For: some promotion of evolution, mild promotion of environmentalism, a socialist view of community, name calling and some minced oaths, some casual sensuality, and homosexual references
Ice Age has a long list of questionable elements, and a short list of cute moments. With mediocre art, a plot and script predictable from between ten minutes and an hour and a half in advance, and a moral that’s both cliché and ethically confused, Ice Age’s occasional snippets of acceptable humor, while presented and accounted for, aren’t worth a serious second thought.
Some Promotion of Evolution
Animal characters reference macro-evolution a couple of times as a given. A quadruped attempts flight on the assumption that his species will eventually evolve into something else.
An obvious, and meant to be amusing, line-up of evolutionary progression from simple organism to ape-like creature is frozen in an ice cave.
The movie ends with a subplot continued “20,000 years later.”
Mild Promotion of Environmentalism
A running theme involves the relationship between humans and wild animals. The animals are worried that an infant human will grow up to be a hunter, and one scene features the emotional revelation that the humans’ hunting is responsible for the deaths of the main animal character’s family. One of the animals gives the human baby a dying charge that he must “take care of” the other animals.
A Socialist View of Community
A major theme in Ice Age is the gradual joining together of a sloth, a mammoth, a sabertooth tiger and a human into a “herd”. These natural enemies become friends and decide to travel together and watch each other’s backs, and that is the entire basis of their relationship. Despite their relationship being actually merely a social contract, it is presented as taking the place of the individual characters’ families.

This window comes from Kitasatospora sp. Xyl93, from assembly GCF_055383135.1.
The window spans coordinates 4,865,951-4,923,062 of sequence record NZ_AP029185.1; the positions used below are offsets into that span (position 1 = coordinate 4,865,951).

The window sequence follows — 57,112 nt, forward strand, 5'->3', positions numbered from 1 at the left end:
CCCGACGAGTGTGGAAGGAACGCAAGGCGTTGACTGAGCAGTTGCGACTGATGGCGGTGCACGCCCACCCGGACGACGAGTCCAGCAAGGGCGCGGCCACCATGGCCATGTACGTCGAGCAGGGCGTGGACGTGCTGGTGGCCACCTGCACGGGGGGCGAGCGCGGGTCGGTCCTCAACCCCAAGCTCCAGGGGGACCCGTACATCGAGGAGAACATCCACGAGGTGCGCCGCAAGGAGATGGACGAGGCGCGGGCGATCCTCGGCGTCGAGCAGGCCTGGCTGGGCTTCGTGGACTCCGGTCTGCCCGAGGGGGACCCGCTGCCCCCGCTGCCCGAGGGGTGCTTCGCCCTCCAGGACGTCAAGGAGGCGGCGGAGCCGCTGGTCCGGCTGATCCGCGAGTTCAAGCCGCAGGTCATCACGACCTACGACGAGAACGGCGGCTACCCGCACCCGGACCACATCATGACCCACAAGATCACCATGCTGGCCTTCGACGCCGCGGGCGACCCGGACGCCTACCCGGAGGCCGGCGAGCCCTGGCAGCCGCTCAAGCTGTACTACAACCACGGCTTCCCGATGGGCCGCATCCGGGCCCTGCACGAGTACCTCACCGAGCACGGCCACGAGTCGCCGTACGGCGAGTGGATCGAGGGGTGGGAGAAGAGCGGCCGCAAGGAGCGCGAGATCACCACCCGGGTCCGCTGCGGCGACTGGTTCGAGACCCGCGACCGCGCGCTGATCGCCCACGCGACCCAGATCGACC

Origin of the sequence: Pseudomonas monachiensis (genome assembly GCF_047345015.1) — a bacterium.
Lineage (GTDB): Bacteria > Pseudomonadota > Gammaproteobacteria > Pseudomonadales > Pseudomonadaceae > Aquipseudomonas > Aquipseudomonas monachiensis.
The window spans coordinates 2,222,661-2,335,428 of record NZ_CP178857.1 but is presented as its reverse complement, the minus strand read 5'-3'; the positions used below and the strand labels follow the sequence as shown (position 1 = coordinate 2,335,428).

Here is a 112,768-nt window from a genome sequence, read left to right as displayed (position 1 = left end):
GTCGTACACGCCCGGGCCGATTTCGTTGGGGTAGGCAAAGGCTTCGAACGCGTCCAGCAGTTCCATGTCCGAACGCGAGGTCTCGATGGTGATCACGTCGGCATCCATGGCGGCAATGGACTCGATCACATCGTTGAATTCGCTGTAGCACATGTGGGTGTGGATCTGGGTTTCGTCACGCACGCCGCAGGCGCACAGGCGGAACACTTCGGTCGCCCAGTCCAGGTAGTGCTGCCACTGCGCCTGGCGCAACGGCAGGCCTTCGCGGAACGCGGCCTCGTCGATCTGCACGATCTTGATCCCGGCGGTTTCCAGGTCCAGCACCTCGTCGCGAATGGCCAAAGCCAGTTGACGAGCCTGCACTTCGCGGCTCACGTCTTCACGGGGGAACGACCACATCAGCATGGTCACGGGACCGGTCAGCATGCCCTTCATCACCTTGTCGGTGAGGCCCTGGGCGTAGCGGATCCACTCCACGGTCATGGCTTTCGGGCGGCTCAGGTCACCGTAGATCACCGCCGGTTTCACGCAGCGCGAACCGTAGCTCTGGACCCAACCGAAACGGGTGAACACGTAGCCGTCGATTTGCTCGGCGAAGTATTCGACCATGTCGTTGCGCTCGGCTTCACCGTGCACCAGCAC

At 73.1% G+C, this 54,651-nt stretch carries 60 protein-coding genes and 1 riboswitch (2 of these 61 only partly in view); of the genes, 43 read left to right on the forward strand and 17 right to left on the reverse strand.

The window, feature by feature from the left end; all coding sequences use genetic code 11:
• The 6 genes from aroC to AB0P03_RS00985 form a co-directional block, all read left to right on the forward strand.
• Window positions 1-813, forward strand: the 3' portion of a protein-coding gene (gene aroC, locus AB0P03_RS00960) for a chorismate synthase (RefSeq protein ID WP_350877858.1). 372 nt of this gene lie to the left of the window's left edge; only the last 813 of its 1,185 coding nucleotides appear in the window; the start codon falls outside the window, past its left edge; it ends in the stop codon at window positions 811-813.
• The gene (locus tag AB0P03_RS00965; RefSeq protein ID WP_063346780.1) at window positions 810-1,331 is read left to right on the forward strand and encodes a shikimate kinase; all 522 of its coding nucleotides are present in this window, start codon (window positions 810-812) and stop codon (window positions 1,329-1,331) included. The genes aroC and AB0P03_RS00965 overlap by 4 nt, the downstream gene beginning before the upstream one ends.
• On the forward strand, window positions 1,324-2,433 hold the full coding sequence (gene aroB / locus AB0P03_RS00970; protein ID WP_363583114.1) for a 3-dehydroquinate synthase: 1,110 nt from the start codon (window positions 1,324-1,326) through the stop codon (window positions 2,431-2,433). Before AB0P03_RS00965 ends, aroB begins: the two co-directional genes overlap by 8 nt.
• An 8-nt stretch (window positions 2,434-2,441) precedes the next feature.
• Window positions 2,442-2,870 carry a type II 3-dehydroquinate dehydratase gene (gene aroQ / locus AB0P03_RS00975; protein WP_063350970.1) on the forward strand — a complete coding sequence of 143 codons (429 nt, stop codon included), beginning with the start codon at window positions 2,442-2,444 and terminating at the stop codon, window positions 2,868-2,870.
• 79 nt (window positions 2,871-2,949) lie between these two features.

Name Calling and Some Minced Oaths
Mr Stinky Drool-Face
Constant derogatory sarcasm is portrayed as normal and desirable.
Some Casual Sensuality
Positively-portrayed character Sid the Sloth tries to tell another character about some of his encounters with females, and concludes with the opinion that “mating for life is stupid.” The other character gives a statement on the side of faithfulness, but Sid remains unconvinced through the entire movie.
Sid is also shown in a hot tub flirting with a couple of charmed females, and is later extremely anxious to return to their attention.
Homosexual innuendoes include a character, on meeting two adult male companions, saying, “You two are a bit of an odd couple.” Later on, when a baby character is introduced, he adds, “I see. You can’t have one of your own, so you want to adopt.”
A recurring situation involves the characters of two male rhinos who are always together, have a close relationship, dine on salad together, save the last dandelion for each other, and speak tenderly and occasionally in a sing-song voice. At one point they are also seen in a hot tub together. It is debated whether the filmmakers intentionally designed these characters as a homosexual couple.
One adult male character asks another for a goodnight kiss.